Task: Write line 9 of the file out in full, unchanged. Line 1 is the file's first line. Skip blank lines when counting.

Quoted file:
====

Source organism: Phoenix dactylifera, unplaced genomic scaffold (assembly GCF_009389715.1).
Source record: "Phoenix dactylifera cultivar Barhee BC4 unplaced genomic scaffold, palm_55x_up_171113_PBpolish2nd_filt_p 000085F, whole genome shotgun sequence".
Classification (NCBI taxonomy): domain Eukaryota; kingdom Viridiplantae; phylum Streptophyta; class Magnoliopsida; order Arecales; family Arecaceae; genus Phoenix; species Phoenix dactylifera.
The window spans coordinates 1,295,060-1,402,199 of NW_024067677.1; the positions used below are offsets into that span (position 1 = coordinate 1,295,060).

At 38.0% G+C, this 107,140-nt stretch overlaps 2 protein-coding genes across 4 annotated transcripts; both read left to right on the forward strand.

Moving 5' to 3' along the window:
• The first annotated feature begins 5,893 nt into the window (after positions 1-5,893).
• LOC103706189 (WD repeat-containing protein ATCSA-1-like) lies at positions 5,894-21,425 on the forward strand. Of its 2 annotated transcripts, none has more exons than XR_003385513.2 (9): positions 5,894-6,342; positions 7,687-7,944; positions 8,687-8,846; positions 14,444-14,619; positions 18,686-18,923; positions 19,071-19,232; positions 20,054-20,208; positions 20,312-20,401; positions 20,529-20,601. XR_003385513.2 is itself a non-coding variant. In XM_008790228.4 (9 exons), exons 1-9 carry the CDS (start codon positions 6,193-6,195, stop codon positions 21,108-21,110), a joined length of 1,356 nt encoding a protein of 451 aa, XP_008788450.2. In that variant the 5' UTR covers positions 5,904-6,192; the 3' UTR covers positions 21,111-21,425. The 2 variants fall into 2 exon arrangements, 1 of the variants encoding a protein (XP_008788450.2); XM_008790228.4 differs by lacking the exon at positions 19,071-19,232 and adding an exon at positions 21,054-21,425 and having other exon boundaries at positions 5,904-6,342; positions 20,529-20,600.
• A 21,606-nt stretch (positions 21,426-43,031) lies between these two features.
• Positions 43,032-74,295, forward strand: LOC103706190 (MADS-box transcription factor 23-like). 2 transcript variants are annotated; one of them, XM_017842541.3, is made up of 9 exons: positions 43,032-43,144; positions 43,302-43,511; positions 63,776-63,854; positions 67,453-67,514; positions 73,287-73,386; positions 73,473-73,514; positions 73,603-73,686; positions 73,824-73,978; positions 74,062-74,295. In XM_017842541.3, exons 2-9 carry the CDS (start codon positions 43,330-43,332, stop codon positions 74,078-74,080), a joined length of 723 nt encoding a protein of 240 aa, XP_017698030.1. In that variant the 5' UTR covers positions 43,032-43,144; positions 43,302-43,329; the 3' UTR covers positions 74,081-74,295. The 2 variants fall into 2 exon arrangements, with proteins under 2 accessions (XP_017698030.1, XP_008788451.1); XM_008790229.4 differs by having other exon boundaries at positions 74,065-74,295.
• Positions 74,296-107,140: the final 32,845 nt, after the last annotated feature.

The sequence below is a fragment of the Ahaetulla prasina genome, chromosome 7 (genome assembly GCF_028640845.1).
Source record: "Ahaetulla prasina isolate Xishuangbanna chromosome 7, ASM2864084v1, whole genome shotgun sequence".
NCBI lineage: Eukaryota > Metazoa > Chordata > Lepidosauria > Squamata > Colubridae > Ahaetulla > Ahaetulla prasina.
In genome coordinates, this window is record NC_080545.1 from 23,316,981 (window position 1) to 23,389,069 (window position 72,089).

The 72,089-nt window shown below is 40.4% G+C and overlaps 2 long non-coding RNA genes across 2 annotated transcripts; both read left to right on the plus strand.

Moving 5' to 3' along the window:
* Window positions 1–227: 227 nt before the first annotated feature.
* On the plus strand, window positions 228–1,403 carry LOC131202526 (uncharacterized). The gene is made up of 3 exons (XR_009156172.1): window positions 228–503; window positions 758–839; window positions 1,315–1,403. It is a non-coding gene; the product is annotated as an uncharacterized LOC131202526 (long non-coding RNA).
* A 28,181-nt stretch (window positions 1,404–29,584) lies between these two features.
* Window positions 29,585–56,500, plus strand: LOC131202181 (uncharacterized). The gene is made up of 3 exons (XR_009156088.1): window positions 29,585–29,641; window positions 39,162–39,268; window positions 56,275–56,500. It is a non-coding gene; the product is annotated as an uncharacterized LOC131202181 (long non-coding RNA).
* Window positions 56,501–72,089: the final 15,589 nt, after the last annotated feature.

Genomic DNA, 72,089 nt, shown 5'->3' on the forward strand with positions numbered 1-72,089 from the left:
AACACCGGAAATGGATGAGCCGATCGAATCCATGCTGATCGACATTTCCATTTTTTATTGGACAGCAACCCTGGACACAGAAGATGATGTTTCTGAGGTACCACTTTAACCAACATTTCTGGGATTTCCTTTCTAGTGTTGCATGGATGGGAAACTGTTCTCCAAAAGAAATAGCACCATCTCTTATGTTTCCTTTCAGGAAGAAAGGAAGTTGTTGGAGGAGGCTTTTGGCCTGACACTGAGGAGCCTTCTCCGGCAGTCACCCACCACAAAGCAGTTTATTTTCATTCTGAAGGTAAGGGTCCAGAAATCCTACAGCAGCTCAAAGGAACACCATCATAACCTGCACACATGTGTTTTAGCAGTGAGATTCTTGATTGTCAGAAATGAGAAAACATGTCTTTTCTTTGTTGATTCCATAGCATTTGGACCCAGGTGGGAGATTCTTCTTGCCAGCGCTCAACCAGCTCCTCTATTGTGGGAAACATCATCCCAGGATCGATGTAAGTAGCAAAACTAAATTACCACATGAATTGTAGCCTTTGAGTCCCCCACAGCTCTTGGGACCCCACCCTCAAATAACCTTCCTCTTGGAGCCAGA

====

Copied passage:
• A 21,606-nt stretch (positions 21,426-43,031) lies between these two features.